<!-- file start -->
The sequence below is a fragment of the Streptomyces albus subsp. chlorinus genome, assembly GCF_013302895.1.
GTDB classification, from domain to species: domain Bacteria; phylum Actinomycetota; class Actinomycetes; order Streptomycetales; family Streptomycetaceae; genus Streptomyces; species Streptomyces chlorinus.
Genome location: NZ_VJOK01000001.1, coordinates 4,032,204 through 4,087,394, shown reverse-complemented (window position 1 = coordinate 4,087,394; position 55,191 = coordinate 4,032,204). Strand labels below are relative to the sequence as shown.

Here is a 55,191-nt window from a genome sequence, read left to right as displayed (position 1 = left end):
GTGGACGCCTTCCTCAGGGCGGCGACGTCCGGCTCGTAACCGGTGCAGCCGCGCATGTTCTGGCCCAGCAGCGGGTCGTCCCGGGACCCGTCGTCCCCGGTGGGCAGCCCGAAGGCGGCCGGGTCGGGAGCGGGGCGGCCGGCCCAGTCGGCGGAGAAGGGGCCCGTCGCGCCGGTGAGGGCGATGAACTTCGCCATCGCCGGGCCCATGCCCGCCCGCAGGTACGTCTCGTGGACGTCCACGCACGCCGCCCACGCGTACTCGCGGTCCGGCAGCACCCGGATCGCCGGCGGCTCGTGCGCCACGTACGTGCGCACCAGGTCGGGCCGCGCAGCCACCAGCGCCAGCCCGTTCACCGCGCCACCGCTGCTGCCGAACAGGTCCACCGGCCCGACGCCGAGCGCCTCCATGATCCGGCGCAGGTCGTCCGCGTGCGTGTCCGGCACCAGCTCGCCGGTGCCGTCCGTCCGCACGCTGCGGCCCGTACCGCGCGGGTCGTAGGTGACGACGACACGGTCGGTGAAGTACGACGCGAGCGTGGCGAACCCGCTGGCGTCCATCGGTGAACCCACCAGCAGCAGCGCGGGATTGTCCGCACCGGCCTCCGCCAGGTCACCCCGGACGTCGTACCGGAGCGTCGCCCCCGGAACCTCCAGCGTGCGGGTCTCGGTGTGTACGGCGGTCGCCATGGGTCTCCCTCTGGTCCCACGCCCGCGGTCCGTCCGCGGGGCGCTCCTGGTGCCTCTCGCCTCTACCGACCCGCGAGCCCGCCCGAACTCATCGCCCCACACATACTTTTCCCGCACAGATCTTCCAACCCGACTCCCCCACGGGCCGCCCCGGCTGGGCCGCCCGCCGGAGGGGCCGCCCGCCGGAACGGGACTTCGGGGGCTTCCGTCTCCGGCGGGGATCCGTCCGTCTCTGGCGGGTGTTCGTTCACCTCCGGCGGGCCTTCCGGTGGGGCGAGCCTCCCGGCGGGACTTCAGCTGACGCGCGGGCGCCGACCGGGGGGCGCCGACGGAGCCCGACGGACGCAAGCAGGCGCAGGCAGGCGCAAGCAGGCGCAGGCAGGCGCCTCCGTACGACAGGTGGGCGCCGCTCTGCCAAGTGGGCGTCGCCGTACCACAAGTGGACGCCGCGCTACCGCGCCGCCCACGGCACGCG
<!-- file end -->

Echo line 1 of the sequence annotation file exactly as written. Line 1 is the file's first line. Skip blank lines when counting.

The sequence below is a fragment of the Streptomyces albus subsp. chlorinus genome, assembly GCF_013302895.1.